The strange case of getting arrested for making a non-offensive Facebook post in Maharashtra

This was a case that had shocked India, and galvanized pressure from the media and from the online community, and also highlighted a significant number of problems. Disclosures from the case have been coming even now, although it has been weeks and continue to raise concern. By now, a number of urban people would have heard the story. After the death of Bal Thackeray, Mumbai had an unofficial bandh (the Shiv Sena did not officially call a bandh, but the city shut down anyhow). So this girl wrote on her Facebook page about the wonder of a city just shutting down and how that was not a good thing for a cosmopolitan city (mind, she did not really make any remarks about Thackeray), and this was a cardinal sin in the eyes of the Shiv Sena. Another of her friends liked the post – only one problem, they lived in the state of Maharashtra.
Soon, there was a police complaint against them, and an agitated number of Shiv Sainiks clamoring for action, outside the local police station, and the police filed a number of charges against them and took them into custody. And for added emphasis, a group of Shiv Sainiks ransacked the clinic of her uncle. Now, all this happened in the evening and at night. The problem being – there are guidelines against arresting ladies for such non-serious crimes beyond day hours (and taking them to the police station), they were arrested under some serious sections, there were no arrests for the vandalism that happened, and so on. It was only a furor that saw them getting out of jail, the charges being dropped, an investigation happening by a senior officer, and action taken against the policeman, but all of these took time. And when the action was taken, the Shiv Sena promptly protested.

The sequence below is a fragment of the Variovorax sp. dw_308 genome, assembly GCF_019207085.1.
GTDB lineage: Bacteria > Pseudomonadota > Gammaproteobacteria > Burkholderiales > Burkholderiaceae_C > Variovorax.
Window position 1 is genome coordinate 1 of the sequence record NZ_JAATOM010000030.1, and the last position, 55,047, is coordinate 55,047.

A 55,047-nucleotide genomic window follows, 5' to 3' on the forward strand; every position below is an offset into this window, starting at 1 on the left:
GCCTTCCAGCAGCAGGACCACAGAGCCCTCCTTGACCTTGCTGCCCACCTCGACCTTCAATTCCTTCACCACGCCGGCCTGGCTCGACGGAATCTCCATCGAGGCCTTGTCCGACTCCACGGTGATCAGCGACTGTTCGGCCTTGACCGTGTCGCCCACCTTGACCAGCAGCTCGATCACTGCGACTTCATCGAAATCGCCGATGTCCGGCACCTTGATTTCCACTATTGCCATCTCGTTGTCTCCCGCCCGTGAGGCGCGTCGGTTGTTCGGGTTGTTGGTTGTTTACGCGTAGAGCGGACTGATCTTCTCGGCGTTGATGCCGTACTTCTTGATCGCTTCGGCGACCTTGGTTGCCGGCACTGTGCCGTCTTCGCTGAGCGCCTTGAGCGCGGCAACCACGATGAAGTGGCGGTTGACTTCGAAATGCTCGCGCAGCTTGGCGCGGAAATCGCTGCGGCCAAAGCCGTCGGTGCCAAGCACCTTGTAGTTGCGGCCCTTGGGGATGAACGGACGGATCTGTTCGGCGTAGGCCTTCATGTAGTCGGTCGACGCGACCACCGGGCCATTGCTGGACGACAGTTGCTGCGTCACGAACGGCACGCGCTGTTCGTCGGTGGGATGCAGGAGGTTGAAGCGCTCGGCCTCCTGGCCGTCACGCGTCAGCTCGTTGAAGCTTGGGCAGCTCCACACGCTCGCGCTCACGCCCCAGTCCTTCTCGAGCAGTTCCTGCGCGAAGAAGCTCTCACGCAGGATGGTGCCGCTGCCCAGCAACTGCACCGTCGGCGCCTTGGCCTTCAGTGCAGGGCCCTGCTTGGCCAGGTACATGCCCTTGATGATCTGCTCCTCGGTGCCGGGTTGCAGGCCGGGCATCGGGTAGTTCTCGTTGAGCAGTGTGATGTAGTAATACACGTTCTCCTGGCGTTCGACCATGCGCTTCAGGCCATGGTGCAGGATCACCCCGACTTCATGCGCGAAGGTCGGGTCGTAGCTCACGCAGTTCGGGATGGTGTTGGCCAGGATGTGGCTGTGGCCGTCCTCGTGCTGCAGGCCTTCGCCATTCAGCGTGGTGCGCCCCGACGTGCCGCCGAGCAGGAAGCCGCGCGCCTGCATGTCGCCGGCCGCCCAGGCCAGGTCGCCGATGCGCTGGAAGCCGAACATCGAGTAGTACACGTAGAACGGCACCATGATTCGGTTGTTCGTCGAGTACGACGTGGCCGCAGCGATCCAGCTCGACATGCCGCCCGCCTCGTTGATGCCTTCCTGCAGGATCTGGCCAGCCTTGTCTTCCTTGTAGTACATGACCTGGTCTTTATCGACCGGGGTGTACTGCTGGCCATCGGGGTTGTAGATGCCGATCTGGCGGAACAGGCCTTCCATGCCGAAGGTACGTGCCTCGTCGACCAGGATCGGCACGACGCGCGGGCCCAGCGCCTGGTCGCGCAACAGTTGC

Why this post today ? Well, the issue just refuses to die down. There was a report in the newspaper about how the local police officer had defied the seniors and carried out the arrest, and of course, the suspended officer still does not consider that he has done anything wrong. And this is the big problem. In a democracy, especially a complex and non-rich democracy such as ours, it is very easy to stifle the voice and freedom of expression of citizens who are not powerful by themselves. We are making ourselves as a laughing stock globally with our cries for freedom, and yet acting like the censors of the most autocratic countries (not all the time, but from time to time). We need the law (and the law enforcing individual, which in this case is the local policeman) to stand up for the rights of the individual and against the mob, and yet the experience of Maharashtra and many other states in the country is that the police force is anything but. They listen to 2 sections of society, the rich and the connected, with the common denominator being power. And that is why when something is done to the policeman (such as the case in Amritsar where a local politician gunned down the local policeman), they don’t have the sympathy or the respect that you can see police officers having in countries where the rule of law is more strictly enforced.
I am getting more pessimistic as the day goes by. Inspite of all the protests against corruption and violation of law, the Government is not really taking the required action. In fact, the failure of the previous set of protests to make any changes to anti-corruption efforts seems to have emboldened the corrupt even more, and when they can see politicians get away without any charges, the rule of law in the country becomes even weaker.

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